Features Of An Ideal PolisOctober 9, 2018
Now that the general makeup of a city has been defined, I find it important to look at how Aristotle discusses the features of an ideal polis.
In Book B of the Politics, Aristotle deepens the discussion of the development of a polis by questioning its level of unity. In doing so, Aristotle objects to Socrates idea that a polis must be completely unified when looking at the relationship between children and their parents.
How property is dispersed creates a tension when trying to introduce the concept of a completely unified society and this will have to be examined as well. Other features that Aristotle describes include the size and location of the polis, and the exchange of goods.
According to Aristotle, a society where “all men possess the same things is in one sense [i.e., each separately] a fine thing yet impossible, but in another sense [i.e., all taken together] it does not lead to harmony at all”. In positing this claim, Aristotle assumes that a society that acts as a complete unit is one where “all men possess the same things”. To determine how this might fit into Aristotle’s conception, let us presume that there exists a society that embodies this Socratic unity. If each member of the society is held responsible for all of the same things, then Aristotle does not agree that this format leads to harmony.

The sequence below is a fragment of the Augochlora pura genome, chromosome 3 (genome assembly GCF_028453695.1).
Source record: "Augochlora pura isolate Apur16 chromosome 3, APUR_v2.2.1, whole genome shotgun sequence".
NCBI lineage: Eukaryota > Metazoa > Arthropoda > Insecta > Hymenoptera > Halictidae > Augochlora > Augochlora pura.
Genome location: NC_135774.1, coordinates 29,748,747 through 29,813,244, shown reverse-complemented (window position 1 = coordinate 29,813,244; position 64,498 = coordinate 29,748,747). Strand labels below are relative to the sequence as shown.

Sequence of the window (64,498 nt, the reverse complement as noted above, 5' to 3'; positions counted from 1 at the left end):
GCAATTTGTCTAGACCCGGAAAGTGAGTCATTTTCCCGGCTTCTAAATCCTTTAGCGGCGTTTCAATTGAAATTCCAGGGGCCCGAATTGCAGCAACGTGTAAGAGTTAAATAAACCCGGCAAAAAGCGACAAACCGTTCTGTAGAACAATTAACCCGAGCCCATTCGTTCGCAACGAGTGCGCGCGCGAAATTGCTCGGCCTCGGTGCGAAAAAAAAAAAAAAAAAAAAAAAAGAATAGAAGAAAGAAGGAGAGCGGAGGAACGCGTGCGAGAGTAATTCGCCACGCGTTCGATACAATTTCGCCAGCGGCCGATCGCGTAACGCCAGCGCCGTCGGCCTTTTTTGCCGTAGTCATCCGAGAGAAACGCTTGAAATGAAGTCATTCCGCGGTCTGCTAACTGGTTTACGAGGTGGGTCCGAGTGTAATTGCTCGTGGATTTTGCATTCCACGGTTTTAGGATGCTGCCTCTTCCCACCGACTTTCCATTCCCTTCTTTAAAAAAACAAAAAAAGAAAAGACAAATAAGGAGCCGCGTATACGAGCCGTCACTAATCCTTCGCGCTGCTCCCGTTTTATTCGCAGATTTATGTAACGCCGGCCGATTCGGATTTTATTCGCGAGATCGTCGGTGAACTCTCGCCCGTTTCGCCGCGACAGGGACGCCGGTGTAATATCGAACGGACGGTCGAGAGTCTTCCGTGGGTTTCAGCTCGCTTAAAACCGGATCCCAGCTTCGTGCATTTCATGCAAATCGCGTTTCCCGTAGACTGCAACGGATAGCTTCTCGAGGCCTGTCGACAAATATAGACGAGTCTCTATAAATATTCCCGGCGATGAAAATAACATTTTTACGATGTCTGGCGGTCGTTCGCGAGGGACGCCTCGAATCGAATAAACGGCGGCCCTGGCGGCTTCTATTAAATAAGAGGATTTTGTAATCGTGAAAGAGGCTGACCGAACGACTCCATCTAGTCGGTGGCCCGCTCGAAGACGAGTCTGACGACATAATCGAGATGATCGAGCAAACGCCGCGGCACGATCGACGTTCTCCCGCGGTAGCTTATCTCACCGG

Aristotle’s interpretation of the Socratic unity is that “each man pays most attention to what is his own, but less attention to what is common, or else, as much as contributes to his own interest. For each man, besides other reasons, thinks that the others will take care of the matter and so pays less attention to it”. How might this idea look in a modern context? Visualize that there is a particular neighborhood where families live. In this neighborhood, everyone in the neighborhood knows everyone else: it is a “tight-knit community.”
One day, a child, Natasha, trips another child, Brandon, who falls and scrapes his knee. Both parents witness the conflict, but whose responsibility is it to console the crying child and reprimand the offender? According to the Socratic unity, both parents are responsible for consoling and punishing each respective child. In Socrates’ unitary conception, the typical family structure is broken and the roles become much broader. In this type of society there appears to be no distinction between a biological parent and a parent who is a part of the neighborhood. In the Socratic view, any parent carries the same burden of responsibility, but because their effort is a conjoined one, either parent (or any parent in the community) will leave it to the responsibility of the other, neglecting the child completely.
Socrates’ belief in the complete unity of a community seems to be an impossible task especially when the responsibility of raising all of the children is given to the entire community. Aristotle believes that “this kind of association [which Socrates advocates] would necessitate a diluted sort of friendship”. If the parents of the community all shared the same responsibility for every child, it would result in a diluted friendship because the parents would not spend enough time with every child. Not only will this lead to an unfruitful friendship, but pursuing this type of unity will not provide the close attention and the love for a child if everyone has the same responsibility.